Thursday, 20 June 2013 10:29
By Guy Edwards and Susanna Mage Key Points
- 23 out of 79 (29%) think tanks from Latin America identified in the University Of Pennsylvania study have programs, projects or publications (PPPs) relating to climate change.
- Brazil has the highest total number of think tanks (7) with PPPs on climate change. Mexico (4) and Argentina (3) follow.
- Latin American think tanks can play a vital role in building a new narrative for climate action and ensuring its place on political agendas, party manifestos and government policy.
- Governments in Latin America could do a better job at ensuring the inclusion of think tanks and other organizations in the formulation, implementation and monitoring of climate policies and related debates.
- A report focusing on the details of these PPPs would make an important contribution to allow fellow think tanks, researchers, donors, government and NGOs to compare research findings and to locate potential partners on climate change.
- Organizations that conduct work on climate change but do not explicitly state the link on their websites may consider updating the descriptions of these programs and be more explicit about any PPPs relevant to climate change.
Published in Civil Society
Thursday, 07 March 2013 10:28
By Guy Edwards and Susanna Mage Regardless of one's position on el Comandante Hugo Chávez, the death of the Venezuelan president opens the door for a policy debate on a critical issue for Venezuela and the world's security: climate change. As the 2015 deadline to create a new global treaty on climate change approaches, the question for the oil-rich country looms: will Venezuela be a key architect of an ambitious and equitable deal, or will it sabotage progress?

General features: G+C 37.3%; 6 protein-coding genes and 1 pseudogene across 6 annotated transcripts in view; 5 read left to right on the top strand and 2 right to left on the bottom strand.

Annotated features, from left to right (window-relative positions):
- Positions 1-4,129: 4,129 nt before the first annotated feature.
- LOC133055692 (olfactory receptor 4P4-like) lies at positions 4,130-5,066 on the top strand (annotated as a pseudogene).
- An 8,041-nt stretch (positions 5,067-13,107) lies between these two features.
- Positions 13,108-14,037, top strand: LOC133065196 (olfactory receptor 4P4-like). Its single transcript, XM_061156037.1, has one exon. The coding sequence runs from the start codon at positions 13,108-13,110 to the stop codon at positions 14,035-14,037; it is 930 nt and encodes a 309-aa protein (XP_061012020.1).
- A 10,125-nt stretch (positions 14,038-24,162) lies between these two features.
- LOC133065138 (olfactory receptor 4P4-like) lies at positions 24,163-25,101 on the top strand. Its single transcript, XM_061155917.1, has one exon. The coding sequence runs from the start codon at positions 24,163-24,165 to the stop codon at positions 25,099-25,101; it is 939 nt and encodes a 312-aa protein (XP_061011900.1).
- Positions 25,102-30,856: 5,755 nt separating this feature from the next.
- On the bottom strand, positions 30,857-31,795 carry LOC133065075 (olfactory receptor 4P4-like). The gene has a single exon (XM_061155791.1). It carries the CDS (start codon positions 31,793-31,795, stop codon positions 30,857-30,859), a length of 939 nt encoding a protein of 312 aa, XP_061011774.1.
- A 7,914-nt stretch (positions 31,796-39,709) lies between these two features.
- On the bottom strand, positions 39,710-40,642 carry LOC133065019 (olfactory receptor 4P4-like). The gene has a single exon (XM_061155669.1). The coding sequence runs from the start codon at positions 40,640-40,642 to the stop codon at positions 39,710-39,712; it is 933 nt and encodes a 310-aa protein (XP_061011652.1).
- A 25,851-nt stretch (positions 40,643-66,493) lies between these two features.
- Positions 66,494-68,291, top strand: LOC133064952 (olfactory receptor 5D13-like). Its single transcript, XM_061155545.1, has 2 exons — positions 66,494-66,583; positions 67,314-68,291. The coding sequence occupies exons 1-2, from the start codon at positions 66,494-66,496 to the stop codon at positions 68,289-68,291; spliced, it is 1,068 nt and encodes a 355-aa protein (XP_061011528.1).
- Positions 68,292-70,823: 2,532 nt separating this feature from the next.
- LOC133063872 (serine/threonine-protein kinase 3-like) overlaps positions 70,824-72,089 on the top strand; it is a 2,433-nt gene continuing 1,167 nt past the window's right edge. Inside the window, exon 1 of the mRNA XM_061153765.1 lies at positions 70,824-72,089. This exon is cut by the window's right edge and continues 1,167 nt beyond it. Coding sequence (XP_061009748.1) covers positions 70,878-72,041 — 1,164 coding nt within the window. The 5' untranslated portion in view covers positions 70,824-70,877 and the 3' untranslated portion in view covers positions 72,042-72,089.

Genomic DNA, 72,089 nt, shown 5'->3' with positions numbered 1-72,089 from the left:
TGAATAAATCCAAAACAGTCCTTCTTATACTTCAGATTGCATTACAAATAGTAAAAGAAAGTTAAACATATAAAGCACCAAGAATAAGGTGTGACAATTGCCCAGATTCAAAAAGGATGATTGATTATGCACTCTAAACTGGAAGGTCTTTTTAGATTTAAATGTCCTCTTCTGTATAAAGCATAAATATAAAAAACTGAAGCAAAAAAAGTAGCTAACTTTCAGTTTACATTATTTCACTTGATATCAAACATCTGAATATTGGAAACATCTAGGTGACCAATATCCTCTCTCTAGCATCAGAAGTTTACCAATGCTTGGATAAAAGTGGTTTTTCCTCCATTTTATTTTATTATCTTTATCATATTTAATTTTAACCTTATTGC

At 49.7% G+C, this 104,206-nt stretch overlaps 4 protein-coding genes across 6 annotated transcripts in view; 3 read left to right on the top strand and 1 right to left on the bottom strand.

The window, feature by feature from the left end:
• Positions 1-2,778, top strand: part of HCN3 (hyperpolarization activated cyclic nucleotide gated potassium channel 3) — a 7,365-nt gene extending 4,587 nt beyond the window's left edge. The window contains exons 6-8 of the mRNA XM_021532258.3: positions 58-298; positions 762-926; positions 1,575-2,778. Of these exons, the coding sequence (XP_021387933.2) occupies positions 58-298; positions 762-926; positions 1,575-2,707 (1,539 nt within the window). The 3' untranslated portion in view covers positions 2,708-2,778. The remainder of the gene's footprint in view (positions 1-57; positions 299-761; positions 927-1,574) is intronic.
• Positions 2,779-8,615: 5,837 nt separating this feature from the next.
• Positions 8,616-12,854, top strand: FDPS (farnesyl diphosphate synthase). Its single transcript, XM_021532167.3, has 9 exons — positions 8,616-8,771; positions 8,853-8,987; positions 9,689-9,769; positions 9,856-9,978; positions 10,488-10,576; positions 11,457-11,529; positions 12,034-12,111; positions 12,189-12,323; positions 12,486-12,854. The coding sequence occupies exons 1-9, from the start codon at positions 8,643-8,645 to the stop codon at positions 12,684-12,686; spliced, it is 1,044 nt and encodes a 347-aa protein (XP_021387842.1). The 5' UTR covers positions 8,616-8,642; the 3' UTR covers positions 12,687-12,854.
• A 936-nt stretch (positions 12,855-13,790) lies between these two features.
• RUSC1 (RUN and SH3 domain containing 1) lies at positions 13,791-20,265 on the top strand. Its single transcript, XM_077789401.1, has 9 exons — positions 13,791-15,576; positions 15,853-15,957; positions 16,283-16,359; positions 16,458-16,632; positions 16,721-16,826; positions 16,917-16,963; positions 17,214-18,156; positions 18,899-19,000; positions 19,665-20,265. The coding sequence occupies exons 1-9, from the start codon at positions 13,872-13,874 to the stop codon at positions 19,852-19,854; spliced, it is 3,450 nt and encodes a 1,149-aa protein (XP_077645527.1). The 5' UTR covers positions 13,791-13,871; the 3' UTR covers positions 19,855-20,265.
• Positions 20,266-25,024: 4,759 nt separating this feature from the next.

Wednesday, 13 February 2013 10:46
Next year a Latin American and the Caribbean country will host the annual UN climate change negotiations or ‘COP20’ of the UN Framework Convention on Climate Change (UNFCCC). Rumours are circulating that Peru and Venezuela are interested in hosting COP20. As the 2015 deadline to create a new global climate change treaty looms closer, Peru appears to be the stronger candidate.
Tuesday, 18 December 2012 12:19
Tuesday, 04 September 2012 09:01
By Guy Edwards and Susanna Mage* In an op-ed in The New York Times, Anita Isaacs suggests that Ecuador’s decision to grant WikiLeak’s founder, Julian Assange, asylum has little to do with UK-Ecuadorian relations or human rights. Ms. Isaacs argues that Ecuador’s President, Rafael Correa, is trying to bolster domestic support in the run up to a presidential election, antagonize the U.S., and position himself as a potential contender for the leadership of Latin America’s Left, given the declining health of Venezuelan President, Hugo Chávez.
Wednesday, 25 July 2012 06:27
Published in Public Climate Change Policies
Friday, 20 January 2012 15:04
The COP17 was a watershed moment for Latin American civil society participation in the UNFCCC negotiations. Civil society organizations (CSOs) actively engaged with governments at the talks and, in turn, governments made efforts to reach out to civil society. This increased level of exchange can be observed on two levels.
Thursday, 22 December 2011 06:23
Published in Climate Finance
Thursday, 08 December 2011 15:44
Wednesday, 08 December 2010 10:30
Published in youtube @en